But this experience has reminded me yet again how important it is for every Eagle court of honor to be tailored to fit its honoree. Although it would be much simpler to use an off-the-shelf, fill-in-the-blank script, that’s not what new Eagle Scouts deserve. After devoting years to becoming Eagle Scouts, they should right expect us as their leaders to devote a few hours to creating the perfect ceremony to honor them, whether that means using the right pronouns, making room for their nontraditional families during the badge presentation, or simply reflecting their unique personalities and experiences in the experience.

After all, we only get one chance.


What? You don’t have a copy of The Eagle Court of Honor Book yet? Click the title to order one now in either print or Kindle format. When you do, I think you’ll agree with the reader who said, “The information is insightful and a welcome addition for our parents preparing for their sons’ ceremony. It is well organized and easy to follow. It flows like a river.”

The Element of Surprise at Eagle Courts of Honor

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If you’ve read The Eagle Court of Honor Book (and I hope you have!), you know that I really emphasize planning pretty much every minute of the ceremony. I even talk about giving presenters copies of the script with their lines highlighted for easy reference.

I’m not here to recant that advice. However, I do think it’s important to allow for, and even plan, some surprises for the honoree. That’s why I don’t recommend giving the honoree a script that includes (for example) the Eagle Scout charge that his mentor is going to present.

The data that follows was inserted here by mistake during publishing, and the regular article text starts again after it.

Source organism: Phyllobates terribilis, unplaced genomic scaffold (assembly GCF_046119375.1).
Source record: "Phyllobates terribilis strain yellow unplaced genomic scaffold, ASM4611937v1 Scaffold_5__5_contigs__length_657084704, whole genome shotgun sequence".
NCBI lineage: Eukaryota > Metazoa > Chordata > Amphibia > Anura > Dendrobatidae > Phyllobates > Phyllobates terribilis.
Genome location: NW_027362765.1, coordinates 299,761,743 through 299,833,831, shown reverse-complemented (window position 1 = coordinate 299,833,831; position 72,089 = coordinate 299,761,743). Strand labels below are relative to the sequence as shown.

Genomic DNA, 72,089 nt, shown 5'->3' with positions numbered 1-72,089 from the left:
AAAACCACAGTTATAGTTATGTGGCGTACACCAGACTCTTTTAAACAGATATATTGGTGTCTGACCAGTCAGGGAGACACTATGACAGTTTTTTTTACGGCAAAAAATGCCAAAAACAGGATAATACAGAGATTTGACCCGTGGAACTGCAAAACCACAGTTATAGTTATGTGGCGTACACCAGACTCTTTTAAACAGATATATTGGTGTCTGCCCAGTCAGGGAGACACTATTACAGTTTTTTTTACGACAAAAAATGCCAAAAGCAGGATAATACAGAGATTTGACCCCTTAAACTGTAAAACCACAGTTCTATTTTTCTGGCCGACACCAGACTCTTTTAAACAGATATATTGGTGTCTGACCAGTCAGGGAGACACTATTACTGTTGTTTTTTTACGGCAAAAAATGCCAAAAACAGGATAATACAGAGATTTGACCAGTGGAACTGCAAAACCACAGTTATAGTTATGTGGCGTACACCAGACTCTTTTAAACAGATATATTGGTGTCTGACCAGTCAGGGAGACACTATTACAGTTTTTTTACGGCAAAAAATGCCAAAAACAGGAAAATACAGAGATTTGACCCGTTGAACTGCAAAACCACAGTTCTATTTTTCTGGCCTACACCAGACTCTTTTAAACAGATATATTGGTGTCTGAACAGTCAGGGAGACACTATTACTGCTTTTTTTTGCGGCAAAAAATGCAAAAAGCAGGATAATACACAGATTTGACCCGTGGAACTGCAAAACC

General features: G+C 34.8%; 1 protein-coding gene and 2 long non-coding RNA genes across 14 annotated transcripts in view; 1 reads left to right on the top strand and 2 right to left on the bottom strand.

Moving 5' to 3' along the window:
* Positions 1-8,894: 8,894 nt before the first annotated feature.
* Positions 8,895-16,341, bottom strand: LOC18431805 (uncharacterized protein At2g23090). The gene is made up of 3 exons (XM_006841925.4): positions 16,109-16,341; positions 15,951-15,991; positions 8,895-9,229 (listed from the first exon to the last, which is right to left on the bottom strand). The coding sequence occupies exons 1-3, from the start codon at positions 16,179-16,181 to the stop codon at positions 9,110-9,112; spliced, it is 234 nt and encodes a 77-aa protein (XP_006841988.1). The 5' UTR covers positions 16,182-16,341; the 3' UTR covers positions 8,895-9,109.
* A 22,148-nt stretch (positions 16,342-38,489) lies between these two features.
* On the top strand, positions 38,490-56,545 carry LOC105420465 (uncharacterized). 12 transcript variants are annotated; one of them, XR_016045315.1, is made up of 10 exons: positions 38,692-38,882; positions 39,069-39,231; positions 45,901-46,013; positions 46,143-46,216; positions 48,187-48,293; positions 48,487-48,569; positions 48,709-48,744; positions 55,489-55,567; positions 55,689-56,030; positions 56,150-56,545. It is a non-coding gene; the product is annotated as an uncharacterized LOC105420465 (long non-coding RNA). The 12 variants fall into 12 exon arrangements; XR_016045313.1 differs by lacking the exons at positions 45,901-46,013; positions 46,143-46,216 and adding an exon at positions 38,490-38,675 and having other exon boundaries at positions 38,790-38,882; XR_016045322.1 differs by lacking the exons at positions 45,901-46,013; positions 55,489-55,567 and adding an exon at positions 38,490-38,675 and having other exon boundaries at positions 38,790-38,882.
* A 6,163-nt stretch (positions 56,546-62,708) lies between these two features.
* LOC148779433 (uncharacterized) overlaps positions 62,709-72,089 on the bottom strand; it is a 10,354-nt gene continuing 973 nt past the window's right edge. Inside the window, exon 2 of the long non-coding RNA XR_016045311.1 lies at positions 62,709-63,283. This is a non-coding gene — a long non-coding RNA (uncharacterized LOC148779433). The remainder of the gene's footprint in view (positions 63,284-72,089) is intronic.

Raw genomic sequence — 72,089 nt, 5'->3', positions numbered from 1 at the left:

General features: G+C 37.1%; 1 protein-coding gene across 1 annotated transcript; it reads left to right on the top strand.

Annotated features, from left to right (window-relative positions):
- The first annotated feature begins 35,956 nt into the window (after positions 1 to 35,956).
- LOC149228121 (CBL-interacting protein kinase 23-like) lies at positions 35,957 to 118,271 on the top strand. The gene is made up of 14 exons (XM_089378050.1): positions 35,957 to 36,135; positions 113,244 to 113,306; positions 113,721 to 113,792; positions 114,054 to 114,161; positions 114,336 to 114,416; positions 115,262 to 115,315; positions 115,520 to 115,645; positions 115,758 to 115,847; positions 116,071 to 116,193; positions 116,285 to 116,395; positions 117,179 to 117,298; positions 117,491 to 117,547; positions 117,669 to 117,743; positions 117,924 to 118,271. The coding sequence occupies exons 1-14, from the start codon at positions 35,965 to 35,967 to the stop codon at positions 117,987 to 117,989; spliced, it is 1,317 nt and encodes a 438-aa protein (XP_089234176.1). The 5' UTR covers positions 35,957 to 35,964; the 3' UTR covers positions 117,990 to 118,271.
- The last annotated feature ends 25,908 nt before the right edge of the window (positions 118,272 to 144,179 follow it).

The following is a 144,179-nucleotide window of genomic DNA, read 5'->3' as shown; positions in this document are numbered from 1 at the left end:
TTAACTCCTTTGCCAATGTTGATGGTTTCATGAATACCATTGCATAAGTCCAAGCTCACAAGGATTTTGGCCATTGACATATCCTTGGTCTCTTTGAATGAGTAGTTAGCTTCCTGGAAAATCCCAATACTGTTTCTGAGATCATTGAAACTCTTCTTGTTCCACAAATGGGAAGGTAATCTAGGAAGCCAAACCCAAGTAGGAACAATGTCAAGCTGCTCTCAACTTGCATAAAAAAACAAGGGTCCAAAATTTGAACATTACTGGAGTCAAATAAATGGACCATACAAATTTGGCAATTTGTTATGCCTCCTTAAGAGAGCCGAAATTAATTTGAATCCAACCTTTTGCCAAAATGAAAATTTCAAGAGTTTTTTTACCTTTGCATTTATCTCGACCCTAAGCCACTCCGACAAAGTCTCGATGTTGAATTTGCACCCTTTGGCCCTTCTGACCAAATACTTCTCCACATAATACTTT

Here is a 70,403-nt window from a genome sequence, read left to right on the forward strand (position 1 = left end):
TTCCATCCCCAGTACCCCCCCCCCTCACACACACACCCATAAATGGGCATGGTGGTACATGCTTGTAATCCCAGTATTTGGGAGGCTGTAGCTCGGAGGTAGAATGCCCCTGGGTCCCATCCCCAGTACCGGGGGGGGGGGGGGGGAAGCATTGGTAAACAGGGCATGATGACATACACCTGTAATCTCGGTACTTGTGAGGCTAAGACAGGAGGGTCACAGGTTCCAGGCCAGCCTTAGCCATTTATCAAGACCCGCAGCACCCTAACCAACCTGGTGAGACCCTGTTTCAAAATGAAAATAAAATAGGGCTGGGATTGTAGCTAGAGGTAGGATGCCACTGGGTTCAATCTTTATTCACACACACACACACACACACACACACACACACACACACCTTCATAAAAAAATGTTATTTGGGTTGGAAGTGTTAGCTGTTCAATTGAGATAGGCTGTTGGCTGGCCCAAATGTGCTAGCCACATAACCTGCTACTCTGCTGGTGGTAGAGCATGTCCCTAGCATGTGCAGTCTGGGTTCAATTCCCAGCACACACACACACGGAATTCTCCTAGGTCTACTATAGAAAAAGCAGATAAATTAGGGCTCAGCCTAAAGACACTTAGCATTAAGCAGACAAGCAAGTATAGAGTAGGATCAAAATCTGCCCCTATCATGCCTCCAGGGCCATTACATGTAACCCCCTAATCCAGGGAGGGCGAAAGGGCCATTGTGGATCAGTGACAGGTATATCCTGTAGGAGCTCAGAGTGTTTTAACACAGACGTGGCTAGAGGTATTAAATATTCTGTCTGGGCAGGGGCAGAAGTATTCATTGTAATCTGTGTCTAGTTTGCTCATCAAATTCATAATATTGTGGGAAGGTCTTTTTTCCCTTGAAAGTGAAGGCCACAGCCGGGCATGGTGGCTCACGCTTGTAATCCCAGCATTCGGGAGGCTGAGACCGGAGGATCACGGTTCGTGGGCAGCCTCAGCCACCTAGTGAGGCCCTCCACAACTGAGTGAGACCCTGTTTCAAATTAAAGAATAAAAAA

But the surprises could be even bigger–and could bring new levels of meaning to the event. Imagine, for example, a Scout whose Eagle project benefited an inner-city elementary school. Wouldn’t it be cool if those kids made thank you cards for the Scout? Or if they shot a tribute video? Or if they showed up unannounced and crashed the party? Adding something like that to the court of honor would demonstrate the impact that the honoree has far more than a wordy description of his project.

I thought about this idea of surprises when I was watching Super Bowl LIII. The game was certainly no surprising–it was really more of a snooze-fest–but one of the commercials hinted at the possibilities. If you haven’t seen it, the commercial featured Anthony Lynn, the coach of the Los Angeles Chargers, giving a pep talk to a group of first responders at a fire station. What he didn’t realize–spoiler alert!–was that the people he was talking to were actually some of the people who’d saved his life when he was hit by a drunk driver back in 2005. Not surprisingly, both he and some of the first responders become emotional during their brief reunion.

I’m not saying you should set up something that dramatic at your next court of honor. But I do hope that example inspires you to do something unexpected to make the event more meaningful for both the honoree and the audience.


What? You don’t have a copy of The Eagle Court of Honor Book yet? Click the title to order one now in either print or Kindle format. When you do, I think you’ll agree with the reader who said, “The information is insightful and a welcome addition for our parents preparing for their sons’ ceremony. It is well organized and easy to follow. It flows like a river.”